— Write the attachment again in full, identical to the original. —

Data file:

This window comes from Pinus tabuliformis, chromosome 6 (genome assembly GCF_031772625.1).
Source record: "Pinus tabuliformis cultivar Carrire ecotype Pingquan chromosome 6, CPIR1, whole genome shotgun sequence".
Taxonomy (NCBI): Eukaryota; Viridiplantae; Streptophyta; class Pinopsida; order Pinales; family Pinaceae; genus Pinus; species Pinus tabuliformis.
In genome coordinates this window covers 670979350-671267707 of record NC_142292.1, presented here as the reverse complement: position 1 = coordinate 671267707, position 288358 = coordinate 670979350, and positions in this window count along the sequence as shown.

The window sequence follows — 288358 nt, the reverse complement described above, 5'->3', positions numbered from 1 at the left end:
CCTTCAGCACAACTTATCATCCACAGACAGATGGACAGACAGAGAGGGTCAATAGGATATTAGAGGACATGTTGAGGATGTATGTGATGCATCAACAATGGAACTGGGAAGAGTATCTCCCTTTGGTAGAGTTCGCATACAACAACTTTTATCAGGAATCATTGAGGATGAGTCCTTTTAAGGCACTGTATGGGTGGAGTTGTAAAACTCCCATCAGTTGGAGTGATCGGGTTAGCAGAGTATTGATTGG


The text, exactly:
This window comes from Pinus tabuliformis, chromosome 6 (genome assembly GCF_031772625.1).
Source record: "Pinus tabuliformis cultivar Carrire ecotype Pingquan chromosome 6, CPIR1, whole genome shotgun sequence".
Taxonomy (NCBI): Eukaryota; Viridiplantae; Streptophyta; class Pinopsida; order Pinales; family Pinaceae; genus Pinus; species Pinus tabuliformis.
In genome coordinates this window covers 670979350-671267707 of record NC_142292.1, presented here as the reverse complement: position 1 = coordinate 671267707, position 288358 = coordinate 670979350, and positions in this window count along the sequence as shown.

The window sequence follows — 288358 nt, the reverse complement described above, 5'->3', positions numbered from 1 at the left end:
CCTTCAGCACAACTTATCATCCACAGACAGATGGACAGACAGAGAGGGTCAATAGGATATTAGAGGACATGTTGAGGATGTATGTGATGCATCAACAATGGAACTGGGAAGAGTATCTCCCTTTGGTAGAGTTCGCATACAACAACTTTTATCAGGAATCATTGAGGATGAGTCCTTTTAAGGCACTGTATGGGTGGAGTTGTAAAACTCCCATCAGTTGGAGTGATCGGGTTAGCAGAGTATTGATTGG